Our Story (so far). In the Spring of 2013, God pulled together about twenty people from five different churches. We had a number of things in common. Many of us had been inspired by followers of Jesus we’d met on mission trips. We earnestly desired to see Christ change lives and renew our city. We had heard that God was doing that in other places through groups called missional communities. And we were willing to try. We agreed to meet together for a season and we organized our life around worship, prayer, fellowship, and mission. This temporary micro-church was a “trial missional community”. We learned a lot about ourselves, our neighbors, and how to (and how not to) run a missional community. We also discovered strength in community, how to be more natural and public with our faith, more courageous in prayer, more adventurous in service, and how good God is.
After our season together, about half of us returned to participation in their home churches. But the experience had a deep impact on several of us: we still valued our connections to traditional local churches but we could not return to church as usual. We continued meeting as the Fellowship of Believers Missional Community, an ongoing micro-church based at a home in the Southridge neighborhood of Jacksonville, focused on discipleship, service, and doing life together. Shortly thereafter, we started another meeting near CR210 in St. John’s County. Together, the group formed First Coast Missional Communities. We want to do life together as we follow Jesus, blessing our neighbors and serving our city.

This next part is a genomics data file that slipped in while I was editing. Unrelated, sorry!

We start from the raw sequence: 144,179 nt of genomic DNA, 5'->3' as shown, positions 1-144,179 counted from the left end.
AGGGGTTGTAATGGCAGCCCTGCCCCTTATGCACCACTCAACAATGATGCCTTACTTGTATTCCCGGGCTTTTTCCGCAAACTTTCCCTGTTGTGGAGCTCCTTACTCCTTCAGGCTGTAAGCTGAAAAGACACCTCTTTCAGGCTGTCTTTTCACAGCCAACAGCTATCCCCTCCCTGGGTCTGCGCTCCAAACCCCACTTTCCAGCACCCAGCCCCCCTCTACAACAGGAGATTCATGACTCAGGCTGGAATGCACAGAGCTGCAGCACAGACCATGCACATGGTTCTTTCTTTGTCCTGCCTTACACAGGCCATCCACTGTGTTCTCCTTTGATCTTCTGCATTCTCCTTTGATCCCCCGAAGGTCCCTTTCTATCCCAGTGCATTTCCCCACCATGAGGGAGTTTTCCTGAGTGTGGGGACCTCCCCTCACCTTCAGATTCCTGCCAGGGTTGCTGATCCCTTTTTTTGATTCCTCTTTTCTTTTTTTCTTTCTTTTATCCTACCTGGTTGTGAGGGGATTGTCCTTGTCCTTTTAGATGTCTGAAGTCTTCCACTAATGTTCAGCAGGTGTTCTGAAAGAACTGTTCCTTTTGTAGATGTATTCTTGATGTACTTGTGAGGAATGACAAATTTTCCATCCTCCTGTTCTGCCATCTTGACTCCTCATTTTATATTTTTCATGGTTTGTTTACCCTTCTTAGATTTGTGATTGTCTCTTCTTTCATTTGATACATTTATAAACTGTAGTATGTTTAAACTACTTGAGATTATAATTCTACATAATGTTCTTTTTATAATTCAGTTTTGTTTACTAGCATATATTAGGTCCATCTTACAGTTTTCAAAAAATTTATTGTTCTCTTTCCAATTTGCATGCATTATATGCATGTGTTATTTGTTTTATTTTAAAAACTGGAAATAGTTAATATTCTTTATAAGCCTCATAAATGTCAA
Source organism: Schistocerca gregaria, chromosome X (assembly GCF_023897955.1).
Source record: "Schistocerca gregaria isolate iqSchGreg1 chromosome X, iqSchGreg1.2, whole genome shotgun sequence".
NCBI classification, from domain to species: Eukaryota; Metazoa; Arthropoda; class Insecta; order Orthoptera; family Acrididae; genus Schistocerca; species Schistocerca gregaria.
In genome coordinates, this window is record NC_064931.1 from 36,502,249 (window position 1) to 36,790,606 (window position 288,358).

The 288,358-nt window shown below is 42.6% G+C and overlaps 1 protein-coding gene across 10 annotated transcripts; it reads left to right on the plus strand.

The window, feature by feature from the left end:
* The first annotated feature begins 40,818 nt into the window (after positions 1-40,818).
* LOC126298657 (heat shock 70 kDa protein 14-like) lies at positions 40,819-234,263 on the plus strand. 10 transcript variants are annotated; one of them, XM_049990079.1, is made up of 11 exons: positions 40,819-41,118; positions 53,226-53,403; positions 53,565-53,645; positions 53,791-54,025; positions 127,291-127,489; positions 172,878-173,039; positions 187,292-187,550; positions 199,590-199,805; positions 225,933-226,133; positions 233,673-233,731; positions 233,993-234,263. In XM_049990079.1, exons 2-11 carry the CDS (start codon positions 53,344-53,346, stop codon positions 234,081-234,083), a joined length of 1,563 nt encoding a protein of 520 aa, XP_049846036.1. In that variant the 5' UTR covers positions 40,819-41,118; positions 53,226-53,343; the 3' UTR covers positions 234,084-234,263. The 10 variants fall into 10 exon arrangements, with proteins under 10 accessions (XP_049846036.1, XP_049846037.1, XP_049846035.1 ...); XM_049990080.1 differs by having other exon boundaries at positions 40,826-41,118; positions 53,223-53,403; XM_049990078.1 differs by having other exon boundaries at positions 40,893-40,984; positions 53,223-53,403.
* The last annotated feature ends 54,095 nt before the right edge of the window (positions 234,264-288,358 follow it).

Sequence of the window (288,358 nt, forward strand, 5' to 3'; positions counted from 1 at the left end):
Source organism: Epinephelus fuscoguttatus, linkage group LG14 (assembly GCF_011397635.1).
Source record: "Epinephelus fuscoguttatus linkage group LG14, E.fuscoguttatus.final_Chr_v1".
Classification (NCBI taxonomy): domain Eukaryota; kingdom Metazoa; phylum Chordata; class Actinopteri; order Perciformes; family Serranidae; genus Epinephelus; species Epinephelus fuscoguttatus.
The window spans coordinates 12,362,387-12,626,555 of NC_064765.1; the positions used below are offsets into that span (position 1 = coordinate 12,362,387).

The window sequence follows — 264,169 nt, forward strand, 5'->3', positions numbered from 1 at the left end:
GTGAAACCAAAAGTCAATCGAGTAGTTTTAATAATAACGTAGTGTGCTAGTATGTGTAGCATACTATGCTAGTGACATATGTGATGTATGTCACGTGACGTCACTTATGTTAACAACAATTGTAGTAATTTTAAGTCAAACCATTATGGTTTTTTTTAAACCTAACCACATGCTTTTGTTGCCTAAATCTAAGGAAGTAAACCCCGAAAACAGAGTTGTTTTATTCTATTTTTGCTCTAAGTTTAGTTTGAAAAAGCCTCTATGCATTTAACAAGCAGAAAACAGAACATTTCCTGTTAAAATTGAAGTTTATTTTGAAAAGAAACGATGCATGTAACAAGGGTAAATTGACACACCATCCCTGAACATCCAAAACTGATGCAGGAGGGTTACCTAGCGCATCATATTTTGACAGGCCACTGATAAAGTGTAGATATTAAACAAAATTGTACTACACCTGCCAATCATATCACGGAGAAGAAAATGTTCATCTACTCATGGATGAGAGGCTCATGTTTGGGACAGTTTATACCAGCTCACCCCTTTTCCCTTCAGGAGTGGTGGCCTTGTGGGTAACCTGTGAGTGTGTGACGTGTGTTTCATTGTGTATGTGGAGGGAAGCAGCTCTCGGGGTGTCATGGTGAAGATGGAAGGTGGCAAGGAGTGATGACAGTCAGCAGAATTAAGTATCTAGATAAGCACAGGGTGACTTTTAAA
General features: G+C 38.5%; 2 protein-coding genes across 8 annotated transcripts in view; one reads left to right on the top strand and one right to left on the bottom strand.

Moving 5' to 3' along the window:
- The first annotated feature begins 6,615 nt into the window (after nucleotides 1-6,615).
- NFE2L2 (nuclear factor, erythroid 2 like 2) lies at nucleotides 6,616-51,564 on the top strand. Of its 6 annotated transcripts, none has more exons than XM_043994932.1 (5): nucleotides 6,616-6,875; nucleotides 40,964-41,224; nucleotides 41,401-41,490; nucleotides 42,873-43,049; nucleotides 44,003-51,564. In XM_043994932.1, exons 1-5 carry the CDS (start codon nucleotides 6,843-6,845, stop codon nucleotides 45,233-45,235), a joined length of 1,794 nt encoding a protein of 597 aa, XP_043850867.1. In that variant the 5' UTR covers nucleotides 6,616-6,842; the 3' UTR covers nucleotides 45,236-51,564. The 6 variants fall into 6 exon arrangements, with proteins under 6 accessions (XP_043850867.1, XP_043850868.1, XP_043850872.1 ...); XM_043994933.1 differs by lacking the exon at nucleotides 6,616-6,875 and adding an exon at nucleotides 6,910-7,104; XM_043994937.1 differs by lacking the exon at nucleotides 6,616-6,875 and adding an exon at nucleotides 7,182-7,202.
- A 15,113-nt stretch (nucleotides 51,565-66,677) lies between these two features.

We are developing rhythms of doing life together around fellowship and worship, discipleship and mission. To give you a sense of what it looks like: On Sunday, some of us see each other at worship services offered by other churches. On Mondays many of us serve at Young Lives. On Wednesdays, some of us get together to learn tools and skills for discipleship (we call these “huddles”). One Saturday a month, we all try to get together for worship (Faith Community Church generously gives us a space to meet). Another Saturday in the month, we gather for a meal in someone’s home. We have annual traditions, too: a food drive in the Fall, a Good Friday sunrise worship gathering. And then there are the “organic activities”: neighborhood parties, prayer walks, helping one another move or do a home improvement project, and meals, desserts, snacks, and coffee.
In short, it’s become a lot like following Jesus with a family – wonderful and supportive, but very intentional. And our missional community families are open to new people who want to do life together and follow Jesus.